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Tree of Liberty

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A tree set up by the people, hung with flags and devices, and crowned with a cap of liberty. The Americans of the United States planted poplars and other trees during the war of independence, “as symbols of growing freedom.” The Jacobins in Paris planted their first tree of liberty in 1790. The symbols used in France to decorate their trees of liberty were tricoloured ribbons, circles to indicate unity, triangles to signify equality, and a cap of liberty. Trees of liberty were planted by the Italians in the revolution of 1848.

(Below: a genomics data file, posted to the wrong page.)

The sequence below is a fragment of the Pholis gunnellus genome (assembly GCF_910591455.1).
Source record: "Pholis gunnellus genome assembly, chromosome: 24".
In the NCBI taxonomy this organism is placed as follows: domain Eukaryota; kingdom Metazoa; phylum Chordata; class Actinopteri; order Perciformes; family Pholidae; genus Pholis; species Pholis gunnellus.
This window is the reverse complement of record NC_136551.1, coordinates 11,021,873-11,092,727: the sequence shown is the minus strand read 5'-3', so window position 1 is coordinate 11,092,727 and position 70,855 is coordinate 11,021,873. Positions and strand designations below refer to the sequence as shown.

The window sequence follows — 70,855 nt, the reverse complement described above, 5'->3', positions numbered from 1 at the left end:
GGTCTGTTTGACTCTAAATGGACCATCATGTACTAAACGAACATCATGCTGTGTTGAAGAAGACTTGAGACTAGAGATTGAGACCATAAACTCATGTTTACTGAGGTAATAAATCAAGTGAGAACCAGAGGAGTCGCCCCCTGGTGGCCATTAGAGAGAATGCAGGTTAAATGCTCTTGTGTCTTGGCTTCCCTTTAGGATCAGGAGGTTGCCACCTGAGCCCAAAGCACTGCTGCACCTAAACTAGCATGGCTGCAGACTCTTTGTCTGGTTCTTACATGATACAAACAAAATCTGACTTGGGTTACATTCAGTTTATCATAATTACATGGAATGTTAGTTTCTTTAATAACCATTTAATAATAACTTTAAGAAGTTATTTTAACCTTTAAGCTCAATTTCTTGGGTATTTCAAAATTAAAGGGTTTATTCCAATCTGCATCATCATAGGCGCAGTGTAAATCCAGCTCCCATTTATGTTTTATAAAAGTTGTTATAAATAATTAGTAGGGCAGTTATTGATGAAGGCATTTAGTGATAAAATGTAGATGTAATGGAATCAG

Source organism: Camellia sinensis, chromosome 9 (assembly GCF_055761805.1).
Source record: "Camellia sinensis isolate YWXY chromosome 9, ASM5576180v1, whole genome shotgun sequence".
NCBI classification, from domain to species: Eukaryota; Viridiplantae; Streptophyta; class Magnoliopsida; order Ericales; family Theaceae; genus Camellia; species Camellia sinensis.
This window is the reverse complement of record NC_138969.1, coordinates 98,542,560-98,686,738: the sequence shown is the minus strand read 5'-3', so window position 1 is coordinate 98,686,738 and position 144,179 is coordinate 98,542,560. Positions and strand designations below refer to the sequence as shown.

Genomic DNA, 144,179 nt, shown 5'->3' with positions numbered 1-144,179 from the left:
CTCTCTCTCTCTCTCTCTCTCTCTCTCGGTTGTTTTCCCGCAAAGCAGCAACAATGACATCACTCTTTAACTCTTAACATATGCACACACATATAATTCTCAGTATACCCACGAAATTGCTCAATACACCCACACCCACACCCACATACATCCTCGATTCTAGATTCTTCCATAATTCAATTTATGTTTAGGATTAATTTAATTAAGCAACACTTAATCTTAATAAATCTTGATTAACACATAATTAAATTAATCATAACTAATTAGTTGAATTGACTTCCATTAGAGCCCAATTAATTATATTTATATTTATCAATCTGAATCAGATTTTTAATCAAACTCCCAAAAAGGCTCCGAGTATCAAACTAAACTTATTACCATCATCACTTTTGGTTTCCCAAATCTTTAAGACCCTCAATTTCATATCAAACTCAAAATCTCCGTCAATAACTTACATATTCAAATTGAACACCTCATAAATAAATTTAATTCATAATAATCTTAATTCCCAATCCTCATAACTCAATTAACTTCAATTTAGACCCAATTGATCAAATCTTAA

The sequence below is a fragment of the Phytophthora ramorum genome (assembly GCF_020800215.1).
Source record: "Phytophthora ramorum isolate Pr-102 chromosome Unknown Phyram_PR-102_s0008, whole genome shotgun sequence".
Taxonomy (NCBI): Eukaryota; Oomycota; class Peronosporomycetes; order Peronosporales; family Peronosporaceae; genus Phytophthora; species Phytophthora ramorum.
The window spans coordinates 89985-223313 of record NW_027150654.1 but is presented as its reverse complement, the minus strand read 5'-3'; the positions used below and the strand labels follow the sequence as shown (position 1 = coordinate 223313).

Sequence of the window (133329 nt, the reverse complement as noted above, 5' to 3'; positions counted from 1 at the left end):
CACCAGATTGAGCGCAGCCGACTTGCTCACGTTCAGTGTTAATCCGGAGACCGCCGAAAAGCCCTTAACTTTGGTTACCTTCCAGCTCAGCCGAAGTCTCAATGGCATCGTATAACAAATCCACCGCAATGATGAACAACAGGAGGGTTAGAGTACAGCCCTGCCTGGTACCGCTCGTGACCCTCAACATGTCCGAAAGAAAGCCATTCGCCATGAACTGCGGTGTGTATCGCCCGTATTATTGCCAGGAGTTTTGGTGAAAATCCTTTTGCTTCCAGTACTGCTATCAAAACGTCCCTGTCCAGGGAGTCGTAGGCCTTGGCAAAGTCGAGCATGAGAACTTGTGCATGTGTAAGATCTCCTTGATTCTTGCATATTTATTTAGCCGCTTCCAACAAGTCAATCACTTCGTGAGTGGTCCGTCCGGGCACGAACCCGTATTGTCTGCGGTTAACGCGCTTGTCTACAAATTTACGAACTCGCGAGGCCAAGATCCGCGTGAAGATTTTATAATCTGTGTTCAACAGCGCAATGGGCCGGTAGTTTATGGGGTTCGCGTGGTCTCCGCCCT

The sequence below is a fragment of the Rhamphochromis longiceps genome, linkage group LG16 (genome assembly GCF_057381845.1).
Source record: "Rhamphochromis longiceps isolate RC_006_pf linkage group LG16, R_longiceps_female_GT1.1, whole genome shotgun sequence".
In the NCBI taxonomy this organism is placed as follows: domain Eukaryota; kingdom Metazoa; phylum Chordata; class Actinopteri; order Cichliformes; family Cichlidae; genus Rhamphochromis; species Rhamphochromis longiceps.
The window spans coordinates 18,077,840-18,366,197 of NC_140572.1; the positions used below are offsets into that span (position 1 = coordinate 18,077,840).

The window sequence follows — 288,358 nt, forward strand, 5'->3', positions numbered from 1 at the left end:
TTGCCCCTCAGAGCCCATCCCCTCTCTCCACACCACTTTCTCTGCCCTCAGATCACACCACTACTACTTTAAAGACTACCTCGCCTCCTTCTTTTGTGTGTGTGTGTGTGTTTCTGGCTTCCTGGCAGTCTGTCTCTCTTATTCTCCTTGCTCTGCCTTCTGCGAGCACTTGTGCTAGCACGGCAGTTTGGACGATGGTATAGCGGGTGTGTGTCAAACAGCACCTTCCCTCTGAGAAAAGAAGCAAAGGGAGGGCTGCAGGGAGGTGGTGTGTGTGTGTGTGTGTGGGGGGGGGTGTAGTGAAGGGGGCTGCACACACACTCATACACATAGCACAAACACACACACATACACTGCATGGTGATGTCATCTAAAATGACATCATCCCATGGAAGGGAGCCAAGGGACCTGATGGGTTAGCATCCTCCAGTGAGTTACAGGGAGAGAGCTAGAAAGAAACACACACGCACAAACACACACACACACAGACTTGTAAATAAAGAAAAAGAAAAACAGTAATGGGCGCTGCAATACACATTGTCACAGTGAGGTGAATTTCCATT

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Entry taken from Dictionary of Phrase and Fable, edited by the Rev. E. Cobham Brewer, LL.D. and revised in 1895.

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Traveller’s Licence
Traviata
Tre, Pol, Pen
Treacle [tree-kl]
Treading on One’s Corns
Treasures
Treasury of Sciences
Tree
Tree of Buddha (The)
Tree of Knowledge (The)
Tree of Liberty
Tree of Life
Trees
Tregeagle
Tregetour
Tremont
Trench-the-Mer
Trencher
Trencher Cap
Trencher Friends
Trencher Knight